Mumbai Diary: Sunday Dossier
The city - sliced, diced and served with a dash of sauce
Getting down and dirty
Actors Kajol and husband Ajay Devgn look helpless at the plastic clean-up campaign that kicked off at Mahim Creek on Saturday. Pic/Ashish Raje
Of patents and patients
Pharmaceutical giant Cipla's archive is worth emulating for all legacy companies. This diarist toured it last week and was surprised to see the effort gone into chronicling the company's eight-decade-long journey. A visitors' book from 1939, signed by both Mahatma Gandhi and Sardar Vallabhbhai Patel; a 1939 photograph of a Cipla-monogrammed van, against the Great Pyramid of Giza; a photograph from August 15, 1947, with founder Khwaja Abdul Hamied and Dr Yusuf Khwaja Hamied, current non-executive chairman, as a child, celebrating with the staff.
Cipla founder Khwaja Abdul Hamied with son, Dr Yusuf Khwaja Hamied. Pics/Bipin Kokate
There are also letters, telegrams, brochures, photographs of the labs, catalogues, tins that contained Calcima ACD (calcium tablets), an inhaler from 1993, and paraphernalia from Dr Yusuf's world-famous HIV/AIDS offer of providing medicines for less than a dollar a day in 2001: all of these have been pieced together from different sources. MK Hamied, non-executive vice-chairman and Dr Yusuf's brother, tells us, "A few years ago, several factors such as the generational change in promoter leadership, new emerging business trends, the changing Indian and international pharmaceutical scenarios, etc, prompted introspection. The general desire in the promoter family was to ensure that Cipla's rich legacy was not lost. Cipla's story is in many ways the story of Indian pharma. Work on building the Cipla Archives repository and accumulating material, starting with oral histories, commenced in 2015."
Mahatma Gandhi and Sardar Vallabhbhai Patel in 1939
Samina Vaziralli, executive vice-chairperson and MK's daughter, says, "For me, as a third-generation Ciplaite, the Cipla Archives is the custodian and record-keeper of the rich past, present and future of Cipla. It serves as a daily reminder of the might of our legacy and the need to watch against resting on past laurels, and as motivation to keep moving onwards and upwards. In the current business atmosphere, I believe corporate archives provide that extra competitive edge. [They] demonstrate pride in the company's legacy, but also prove that we treat our legacy with the seriousness and sense of responsibility it deserves."
When one becomes a sound hound
Fusion band Oxygen has come up with a new single titled Tso, using video ambisonics, a method for recording, mixing and playing back three-dimensional 360-degree audio. The end result: you'll hear the sound from front and the back of your speaker.
"The idea was to enable people to experience this using regular earphones. For this, we have used a pair of specialised 360 degree headphones to caliberate and translate into normal headphones. We also collaborated with sound engineer Khussh Mehta, who has mixed and mastered over 150 TVCs, and legendary Scott Hull, who has worked with Quincy Jones and Sting," says founder C Girinandh.
Emotions run high
The Mumbai racing season at the Royal Western India Turf Club witnessed The Maharashtra, Gujarat & Goa Trophy on Friday, when Emotionless managed to draw a lot of fans. Wondering who that is? Emotionless is a five-year-old horse, who won the exciting race.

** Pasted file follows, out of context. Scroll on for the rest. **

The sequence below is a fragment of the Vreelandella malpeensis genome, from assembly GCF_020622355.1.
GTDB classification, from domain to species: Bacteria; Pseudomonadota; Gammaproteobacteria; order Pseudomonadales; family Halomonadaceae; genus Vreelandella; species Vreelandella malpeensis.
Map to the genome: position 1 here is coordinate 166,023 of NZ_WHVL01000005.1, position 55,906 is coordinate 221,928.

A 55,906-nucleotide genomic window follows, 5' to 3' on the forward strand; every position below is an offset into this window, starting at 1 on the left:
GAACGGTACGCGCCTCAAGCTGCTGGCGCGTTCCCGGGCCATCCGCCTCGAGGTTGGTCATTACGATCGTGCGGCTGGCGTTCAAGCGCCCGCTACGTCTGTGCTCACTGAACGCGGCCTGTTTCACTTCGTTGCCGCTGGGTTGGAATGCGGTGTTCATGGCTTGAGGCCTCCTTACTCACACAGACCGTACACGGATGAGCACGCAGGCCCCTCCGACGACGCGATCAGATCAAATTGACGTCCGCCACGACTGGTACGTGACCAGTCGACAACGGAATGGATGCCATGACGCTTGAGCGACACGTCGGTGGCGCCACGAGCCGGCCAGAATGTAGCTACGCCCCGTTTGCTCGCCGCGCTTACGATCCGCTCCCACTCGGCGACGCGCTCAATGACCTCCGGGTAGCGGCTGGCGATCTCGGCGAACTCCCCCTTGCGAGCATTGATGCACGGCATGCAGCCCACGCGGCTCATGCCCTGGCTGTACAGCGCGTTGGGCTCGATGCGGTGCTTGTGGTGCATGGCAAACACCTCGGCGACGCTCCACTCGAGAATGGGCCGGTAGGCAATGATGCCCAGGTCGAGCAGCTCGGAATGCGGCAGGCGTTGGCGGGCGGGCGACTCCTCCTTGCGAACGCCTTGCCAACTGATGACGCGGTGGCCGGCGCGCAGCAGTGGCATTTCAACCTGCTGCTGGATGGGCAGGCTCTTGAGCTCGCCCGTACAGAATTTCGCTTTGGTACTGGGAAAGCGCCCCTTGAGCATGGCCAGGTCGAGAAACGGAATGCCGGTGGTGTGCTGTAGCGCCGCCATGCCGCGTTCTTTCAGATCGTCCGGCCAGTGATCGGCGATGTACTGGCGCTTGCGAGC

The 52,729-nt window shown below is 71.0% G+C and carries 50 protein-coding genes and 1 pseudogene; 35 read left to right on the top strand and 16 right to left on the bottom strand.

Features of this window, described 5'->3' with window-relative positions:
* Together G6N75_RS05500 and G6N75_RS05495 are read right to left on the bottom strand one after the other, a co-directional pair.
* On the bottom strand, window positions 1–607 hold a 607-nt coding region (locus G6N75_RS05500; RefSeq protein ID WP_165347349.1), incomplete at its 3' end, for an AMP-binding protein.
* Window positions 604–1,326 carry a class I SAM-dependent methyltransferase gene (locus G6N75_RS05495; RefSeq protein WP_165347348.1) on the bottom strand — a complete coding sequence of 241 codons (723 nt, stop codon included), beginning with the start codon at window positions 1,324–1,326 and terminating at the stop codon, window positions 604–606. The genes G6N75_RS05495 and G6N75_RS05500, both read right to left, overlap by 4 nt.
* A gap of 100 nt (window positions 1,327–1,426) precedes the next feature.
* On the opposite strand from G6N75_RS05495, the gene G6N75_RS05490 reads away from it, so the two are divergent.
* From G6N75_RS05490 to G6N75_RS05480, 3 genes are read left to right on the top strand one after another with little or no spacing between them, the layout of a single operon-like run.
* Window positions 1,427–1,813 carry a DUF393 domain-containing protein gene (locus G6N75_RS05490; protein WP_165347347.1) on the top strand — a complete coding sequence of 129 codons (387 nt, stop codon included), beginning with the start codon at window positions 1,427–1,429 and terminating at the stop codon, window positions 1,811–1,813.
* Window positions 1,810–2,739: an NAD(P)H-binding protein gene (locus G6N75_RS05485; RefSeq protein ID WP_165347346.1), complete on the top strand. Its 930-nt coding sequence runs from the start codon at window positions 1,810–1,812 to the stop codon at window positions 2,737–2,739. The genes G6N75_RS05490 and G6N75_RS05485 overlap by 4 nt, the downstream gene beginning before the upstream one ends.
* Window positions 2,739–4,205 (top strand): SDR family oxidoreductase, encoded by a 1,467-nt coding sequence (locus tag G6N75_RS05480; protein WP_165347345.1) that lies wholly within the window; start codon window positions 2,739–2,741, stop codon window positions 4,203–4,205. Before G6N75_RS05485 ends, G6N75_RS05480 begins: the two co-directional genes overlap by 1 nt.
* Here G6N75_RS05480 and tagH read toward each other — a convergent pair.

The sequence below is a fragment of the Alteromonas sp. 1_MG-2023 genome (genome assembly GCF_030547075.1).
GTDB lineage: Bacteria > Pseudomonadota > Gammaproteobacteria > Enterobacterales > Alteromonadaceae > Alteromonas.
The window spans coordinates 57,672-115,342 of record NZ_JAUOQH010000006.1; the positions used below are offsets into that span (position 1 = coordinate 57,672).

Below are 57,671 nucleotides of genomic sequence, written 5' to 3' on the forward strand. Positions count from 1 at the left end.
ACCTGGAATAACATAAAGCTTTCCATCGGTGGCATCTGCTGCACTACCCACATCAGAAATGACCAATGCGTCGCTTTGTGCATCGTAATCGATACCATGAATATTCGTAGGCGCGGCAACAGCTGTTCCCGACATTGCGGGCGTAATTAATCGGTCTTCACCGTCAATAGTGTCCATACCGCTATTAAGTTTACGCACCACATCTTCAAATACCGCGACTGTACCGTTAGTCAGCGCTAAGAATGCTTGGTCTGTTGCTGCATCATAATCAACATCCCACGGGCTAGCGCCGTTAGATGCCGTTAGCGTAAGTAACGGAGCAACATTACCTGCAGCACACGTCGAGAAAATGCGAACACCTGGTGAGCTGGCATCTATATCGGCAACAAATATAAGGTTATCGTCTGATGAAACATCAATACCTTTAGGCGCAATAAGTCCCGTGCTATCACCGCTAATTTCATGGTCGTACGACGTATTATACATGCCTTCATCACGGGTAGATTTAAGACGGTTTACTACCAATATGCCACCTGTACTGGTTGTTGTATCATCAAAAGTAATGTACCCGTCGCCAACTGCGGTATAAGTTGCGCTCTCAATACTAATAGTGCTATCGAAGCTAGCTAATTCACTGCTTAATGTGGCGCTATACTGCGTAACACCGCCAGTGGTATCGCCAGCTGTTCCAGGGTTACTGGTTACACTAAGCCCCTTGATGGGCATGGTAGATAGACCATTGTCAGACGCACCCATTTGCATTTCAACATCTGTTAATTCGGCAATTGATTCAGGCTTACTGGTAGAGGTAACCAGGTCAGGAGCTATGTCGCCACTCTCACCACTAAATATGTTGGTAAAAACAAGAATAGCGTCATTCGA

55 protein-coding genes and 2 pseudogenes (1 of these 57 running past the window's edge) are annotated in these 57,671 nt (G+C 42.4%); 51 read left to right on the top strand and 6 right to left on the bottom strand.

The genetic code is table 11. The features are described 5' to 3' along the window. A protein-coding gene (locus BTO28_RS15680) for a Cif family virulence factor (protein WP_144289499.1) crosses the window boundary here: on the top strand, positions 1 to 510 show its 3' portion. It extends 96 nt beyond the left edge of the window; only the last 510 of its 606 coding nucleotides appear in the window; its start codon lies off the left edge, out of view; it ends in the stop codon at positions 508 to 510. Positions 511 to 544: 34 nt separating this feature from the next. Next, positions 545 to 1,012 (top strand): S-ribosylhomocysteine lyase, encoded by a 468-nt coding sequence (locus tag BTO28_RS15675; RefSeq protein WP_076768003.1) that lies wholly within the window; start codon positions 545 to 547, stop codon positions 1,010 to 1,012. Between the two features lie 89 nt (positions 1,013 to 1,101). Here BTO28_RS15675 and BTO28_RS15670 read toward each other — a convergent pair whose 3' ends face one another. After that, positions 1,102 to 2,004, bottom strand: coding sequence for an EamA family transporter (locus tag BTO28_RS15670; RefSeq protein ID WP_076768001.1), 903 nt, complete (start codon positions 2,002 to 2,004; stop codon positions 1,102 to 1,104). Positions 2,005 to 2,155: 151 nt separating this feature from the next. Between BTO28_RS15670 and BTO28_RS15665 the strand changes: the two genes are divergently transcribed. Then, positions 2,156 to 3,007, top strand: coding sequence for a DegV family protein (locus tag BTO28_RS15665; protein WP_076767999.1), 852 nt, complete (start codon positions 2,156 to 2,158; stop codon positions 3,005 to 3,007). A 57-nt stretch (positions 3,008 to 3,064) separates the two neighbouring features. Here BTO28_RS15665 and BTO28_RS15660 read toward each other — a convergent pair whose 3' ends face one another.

When this diarist asked his owner, Jaydev M Mody, why the animal got such a peculiar name, he shared, "My daughter named him. Honestly, even I am not certain why she chose it for him." We reckon that even though Emotionless was found shying away from the cameras, deep down he enjoyed the attention from everyone.
Laughter amidst visa blues
The Australian summer is not over where international cricket is concerned. As Virat Kohli & Co have now reached New Zealand, the Sri Lankans will challenge the Australians in Tests at Brisbane and Canberra. Just like India at the start of their series, the islanders have a chance to win a Test series in Australia for the first time. And that's what Rex Clementine, a prominent Sri Lankan cricket writer, would like to witness from his seat in the press box.
Clementine, meanwhile, was having difficulty in securing a visa to cover the tour and wrote about his plight on Facebook. In a lighter vein, he said he was asked to produce 101 documents, except a death certificate. Dean Jones, the former Australian batsman, added to the humour: "Can you bat? Because if you can, you are in," he asked before the journalist quipped: "Tell Dr David Young (Melbourne-based orthopaedic surgeon) to fix your knee soon, Deano. I am sure you can still do a better job at number 5. Anyway, you averaged 60 against us." As Deano fans in Australia will say, Good on ya, Rex!
A reel resurfaces with a story
On January 17, artist Gulammohammed Sheikh, 81, gave the Jehangir Nicholson Memorial Lecture at CSMVS, an engaging talk on a painting from the Baroda Museum: A Ruler Watching Acrobats. He also presented another lesser-known anecdote with artist Akbar Padamsee, 90, who was in the audience.
Gulammohammed Sheikh with Akbar Padamsee (seated) at CSMVS
"I [had] borrowed a 16mm movie camera [it was French-made Beaulieu] around 1968-69 from Vision Exchange Workshop, under the Jawaharlal Nehru Fellowship that Mr Padamsee was running. I returned it to the workshop after shooting a documentary film on the tribal fair in Chhota Udaipur, and edited the film in the workshop on a manual editing machine. The unedited negative and the first edit positive of the film are with me. I was asking Mr Padamsee for possible contacts about converting the celluloid film in a digital format and he promised to give me details."
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